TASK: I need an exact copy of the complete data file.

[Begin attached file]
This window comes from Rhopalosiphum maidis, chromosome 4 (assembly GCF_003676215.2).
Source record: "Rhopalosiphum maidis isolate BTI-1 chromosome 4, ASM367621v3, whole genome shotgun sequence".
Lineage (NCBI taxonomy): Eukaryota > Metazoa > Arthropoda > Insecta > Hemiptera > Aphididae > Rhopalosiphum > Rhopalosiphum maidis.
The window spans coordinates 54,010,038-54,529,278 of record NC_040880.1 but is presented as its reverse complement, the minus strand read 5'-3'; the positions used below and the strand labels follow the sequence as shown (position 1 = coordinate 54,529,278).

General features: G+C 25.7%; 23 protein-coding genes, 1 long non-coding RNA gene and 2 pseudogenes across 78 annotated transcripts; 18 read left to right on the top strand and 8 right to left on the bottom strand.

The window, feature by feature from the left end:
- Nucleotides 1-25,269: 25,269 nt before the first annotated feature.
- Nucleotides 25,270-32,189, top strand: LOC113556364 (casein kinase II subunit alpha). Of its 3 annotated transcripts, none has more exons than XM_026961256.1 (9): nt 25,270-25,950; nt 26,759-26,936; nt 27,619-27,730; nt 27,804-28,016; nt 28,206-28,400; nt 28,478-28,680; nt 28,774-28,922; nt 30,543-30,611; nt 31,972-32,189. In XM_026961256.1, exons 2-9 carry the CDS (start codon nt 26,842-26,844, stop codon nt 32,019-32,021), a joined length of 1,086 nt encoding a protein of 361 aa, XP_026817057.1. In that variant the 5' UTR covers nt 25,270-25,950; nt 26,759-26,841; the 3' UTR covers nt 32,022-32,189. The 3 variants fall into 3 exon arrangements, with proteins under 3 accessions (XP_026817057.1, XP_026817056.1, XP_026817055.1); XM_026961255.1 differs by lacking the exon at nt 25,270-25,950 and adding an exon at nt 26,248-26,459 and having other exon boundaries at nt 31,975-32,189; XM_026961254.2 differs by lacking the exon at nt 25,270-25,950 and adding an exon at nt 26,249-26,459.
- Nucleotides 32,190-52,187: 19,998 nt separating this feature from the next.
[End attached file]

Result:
This window comes from Rhopalosiphum maidis, chromosome 4 (assembly GCF_003676215.2).
Source record: "Rhopalosiphum maidis isolate BTI-1 chromosome 4, ASM367621v3, whole genome shotgun sequence".
Lineage (NCBI taxonomy): Eukaryota > Metazoa > Arthropoda > Insecta > Hemiptera > Aphididae > Rhopalosiphum > Rhopalosiphum maidis.
The window spans coordinates 54,010,038-54,529,278 of record NC_040880.1 but is presented as its reverse complement, the minus strand read 5'-3'; the positions used below and the strand labels follow the sequence as shown (position 1 = coordinate 54,529,278).

General features: G+C 25.7%; 23 protein-coding genes, 1 long non-coding RNA gene and 2 pseudogenes across 78 annotated transcripts; 18 read left to right on the top strand and 8 right to left on the bottom strand.

The window, feature by feature from the left end:
- Nucleotides 1-25,269: 25,269 nt before the first annotated feature.
- Nucleotides 25,270-32,189, top strand: LOC113556364 (casein kinase II subunit alpha). Of its 3 annotated transcripts, none has more exons than XM_026961256.1 (9): nt 25,270-25,950; nt 26,759-26,936; nt 27,619-27,730; nt 27,804-28,016; nt 28,206-28,400; nt 28,478-28,680; nt 28,774-28,922; nt 30,543-30,611; nt 31,972-32,189. In XM_026961256.1, exons 2-9 carry the CDS (start codon nt 26,842-26,844, stop codon nt 32,019-32,021), a joined length of 1,086 nt encoding a protein of 361 aa, XP_026817057.1. In that variant the 5' UTR covers nt 25,270-25,950; nt 26,759-26,841; the 3' UTR covers nt 32,022-32,189. The 3 variants fall into 3 exon arrangements, with proteins under 3 accessions (XP_026817057.1, XP_026817056.1, XP_026817055.1); XM_026961255.1 differs by lacking the exon at nt 25,270-25,950 and adding an exon at nt 26,248-26,459 and having other exon boundaries at nt 31,975-32,189; XM_026961254.2 differs by lacking the exon at nt 25,270-25,950 and adding an exon at nt 26,249-26,459.
- Nucleotides 32,190-52,187: 19,998 nt separating this feature from the next.